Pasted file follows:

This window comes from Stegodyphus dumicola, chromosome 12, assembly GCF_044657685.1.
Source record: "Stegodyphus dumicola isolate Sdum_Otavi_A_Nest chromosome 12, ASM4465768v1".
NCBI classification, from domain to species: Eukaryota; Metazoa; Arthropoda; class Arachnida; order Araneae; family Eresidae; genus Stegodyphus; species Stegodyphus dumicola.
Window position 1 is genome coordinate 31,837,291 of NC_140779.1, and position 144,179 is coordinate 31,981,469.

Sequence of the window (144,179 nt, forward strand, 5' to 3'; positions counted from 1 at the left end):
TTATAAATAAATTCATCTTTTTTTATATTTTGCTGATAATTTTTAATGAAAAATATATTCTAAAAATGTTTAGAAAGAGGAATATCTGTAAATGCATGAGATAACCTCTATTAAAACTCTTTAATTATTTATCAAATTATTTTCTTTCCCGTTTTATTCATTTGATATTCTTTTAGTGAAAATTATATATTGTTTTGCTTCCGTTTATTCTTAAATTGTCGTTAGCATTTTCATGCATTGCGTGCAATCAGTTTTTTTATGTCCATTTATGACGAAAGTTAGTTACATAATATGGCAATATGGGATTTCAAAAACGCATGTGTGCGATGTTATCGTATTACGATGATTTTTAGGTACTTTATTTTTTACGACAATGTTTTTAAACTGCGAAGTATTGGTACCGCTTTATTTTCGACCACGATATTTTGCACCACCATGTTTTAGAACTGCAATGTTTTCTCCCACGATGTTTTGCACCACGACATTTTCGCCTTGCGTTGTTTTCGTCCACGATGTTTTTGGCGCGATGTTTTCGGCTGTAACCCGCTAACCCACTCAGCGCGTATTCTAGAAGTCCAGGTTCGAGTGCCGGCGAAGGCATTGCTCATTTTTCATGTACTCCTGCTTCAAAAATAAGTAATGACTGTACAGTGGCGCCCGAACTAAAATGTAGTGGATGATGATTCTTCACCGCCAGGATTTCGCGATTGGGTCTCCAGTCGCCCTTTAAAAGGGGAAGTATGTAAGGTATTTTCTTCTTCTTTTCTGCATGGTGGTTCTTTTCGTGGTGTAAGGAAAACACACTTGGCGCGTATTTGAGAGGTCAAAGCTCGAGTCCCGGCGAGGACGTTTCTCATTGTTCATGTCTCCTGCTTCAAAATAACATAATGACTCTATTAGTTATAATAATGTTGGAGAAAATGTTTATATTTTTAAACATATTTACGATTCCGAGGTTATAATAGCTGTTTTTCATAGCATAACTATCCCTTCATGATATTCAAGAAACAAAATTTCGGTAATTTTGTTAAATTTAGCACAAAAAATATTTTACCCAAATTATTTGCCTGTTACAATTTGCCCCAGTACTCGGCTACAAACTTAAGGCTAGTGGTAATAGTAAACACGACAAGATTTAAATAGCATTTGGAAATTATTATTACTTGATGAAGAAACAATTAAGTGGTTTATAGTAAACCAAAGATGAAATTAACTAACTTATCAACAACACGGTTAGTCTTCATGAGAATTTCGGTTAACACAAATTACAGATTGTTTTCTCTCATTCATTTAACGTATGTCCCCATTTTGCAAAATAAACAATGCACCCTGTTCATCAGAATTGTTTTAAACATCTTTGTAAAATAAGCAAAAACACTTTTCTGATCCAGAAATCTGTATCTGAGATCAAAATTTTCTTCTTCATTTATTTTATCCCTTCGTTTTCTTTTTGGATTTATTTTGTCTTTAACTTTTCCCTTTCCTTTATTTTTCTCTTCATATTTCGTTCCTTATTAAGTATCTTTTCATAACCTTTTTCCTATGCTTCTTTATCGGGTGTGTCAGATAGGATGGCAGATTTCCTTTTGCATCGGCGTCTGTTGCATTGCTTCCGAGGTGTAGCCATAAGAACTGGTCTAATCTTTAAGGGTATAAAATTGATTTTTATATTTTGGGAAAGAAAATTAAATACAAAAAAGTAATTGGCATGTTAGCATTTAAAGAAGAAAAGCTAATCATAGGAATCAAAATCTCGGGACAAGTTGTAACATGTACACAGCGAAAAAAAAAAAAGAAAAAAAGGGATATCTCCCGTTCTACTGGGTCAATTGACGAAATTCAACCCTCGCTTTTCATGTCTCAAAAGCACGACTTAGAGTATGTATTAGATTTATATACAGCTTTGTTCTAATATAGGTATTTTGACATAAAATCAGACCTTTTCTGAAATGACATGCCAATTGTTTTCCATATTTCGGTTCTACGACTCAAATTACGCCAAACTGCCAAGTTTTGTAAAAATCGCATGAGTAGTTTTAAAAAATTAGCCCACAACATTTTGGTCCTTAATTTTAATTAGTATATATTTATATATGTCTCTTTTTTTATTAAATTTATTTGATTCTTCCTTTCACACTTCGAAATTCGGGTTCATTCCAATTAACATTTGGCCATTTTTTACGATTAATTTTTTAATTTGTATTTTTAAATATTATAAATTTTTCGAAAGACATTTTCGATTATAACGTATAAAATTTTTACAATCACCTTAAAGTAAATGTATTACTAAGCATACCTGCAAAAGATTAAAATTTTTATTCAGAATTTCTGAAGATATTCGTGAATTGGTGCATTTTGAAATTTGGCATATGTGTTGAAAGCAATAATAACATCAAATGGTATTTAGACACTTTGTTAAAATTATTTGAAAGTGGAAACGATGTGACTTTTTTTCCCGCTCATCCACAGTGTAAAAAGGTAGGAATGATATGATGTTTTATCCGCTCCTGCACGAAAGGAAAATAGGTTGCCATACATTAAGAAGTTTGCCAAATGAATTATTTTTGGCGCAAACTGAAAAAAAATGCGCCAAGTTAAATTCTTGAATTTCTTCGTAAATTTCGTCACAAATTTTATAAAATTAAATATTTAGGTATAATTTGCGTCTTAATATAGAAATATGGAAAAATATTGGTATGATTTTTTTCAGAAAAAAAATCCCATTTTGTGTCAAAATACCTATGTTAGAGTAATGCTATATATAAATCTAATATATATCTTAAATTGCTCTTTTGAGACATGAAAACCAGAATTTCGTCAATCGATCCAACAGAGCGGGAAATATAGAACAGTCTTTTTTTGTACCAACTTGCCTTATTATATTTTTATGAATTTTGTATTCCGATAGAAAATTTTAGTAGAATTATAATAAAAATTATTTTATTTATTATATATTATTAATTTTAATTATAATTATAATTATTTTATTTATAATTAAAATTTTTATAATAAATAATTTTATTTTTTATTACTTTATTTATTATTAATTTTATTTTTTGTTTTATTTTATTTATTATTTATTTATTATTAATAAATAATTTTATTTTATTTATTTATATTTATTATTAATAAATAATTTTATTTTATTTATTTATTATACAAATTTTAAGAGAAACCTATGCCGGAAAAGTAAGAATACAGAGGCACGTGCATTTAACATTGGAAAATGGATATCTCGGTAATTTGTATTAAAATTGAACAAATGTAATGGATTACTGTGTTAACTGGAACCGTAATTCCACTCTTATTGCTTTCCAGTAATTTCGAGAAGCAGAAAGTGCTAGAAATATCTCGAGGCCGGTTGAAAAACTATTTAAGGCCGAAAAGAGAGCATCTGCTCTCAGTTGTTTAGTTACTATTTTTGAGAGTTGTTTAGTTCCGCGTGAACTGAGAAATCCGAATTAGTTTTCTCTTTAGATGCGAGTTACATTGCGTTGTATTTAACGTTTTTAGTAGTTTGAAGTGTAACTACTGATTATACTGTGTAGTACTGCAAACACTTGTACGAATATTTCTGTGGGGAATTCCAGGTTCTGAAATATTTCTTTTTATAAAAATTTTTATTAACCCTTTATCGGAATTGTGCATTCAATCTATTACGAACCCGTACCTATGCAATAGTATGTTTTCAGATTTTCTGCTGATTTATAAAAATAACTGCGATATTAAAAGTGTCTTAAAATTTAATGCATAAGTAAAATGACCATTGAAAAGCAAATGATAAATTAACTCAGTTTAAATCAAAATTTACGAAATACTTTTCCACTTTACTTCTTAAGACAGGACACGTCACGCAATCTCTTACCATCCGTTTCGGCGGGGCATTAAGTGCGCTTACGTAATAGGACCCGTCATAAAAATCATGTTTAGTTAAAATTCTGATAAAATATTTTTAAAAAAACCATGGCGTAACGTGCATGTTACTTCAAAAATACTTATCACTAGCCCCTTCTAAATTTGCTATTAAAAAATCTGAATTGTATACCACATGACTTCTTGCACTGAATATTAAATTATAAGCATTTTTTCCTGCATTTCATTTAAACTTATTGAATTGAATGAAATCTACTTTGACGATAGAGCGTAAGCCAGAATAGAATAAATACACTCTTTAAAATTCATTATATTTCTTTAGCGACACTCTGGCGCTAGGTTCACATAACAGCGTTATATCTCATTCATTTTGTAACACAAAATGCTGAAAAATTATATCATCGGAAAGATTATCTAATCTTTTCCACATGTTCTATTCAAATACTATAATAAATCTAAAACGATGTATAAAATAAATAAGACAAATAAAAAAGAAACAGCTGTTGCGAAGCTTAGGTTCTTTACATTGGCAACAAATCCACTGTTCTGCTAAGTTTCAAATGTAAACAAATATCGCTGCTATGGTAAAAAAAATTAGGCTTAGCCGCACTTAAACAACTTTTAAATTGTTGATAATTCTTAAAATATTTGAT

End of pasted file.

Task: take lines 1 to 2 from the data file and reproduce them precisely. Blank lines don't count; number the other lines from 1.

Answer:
This window comes from Stegodyphus dumicola, chromosome 12, assembly GCF_044657685.1.
Source record: "Stegodyphus dumicola isolate Sdum_Otavi_A_Nest chromosome 12, ASM4465768v1".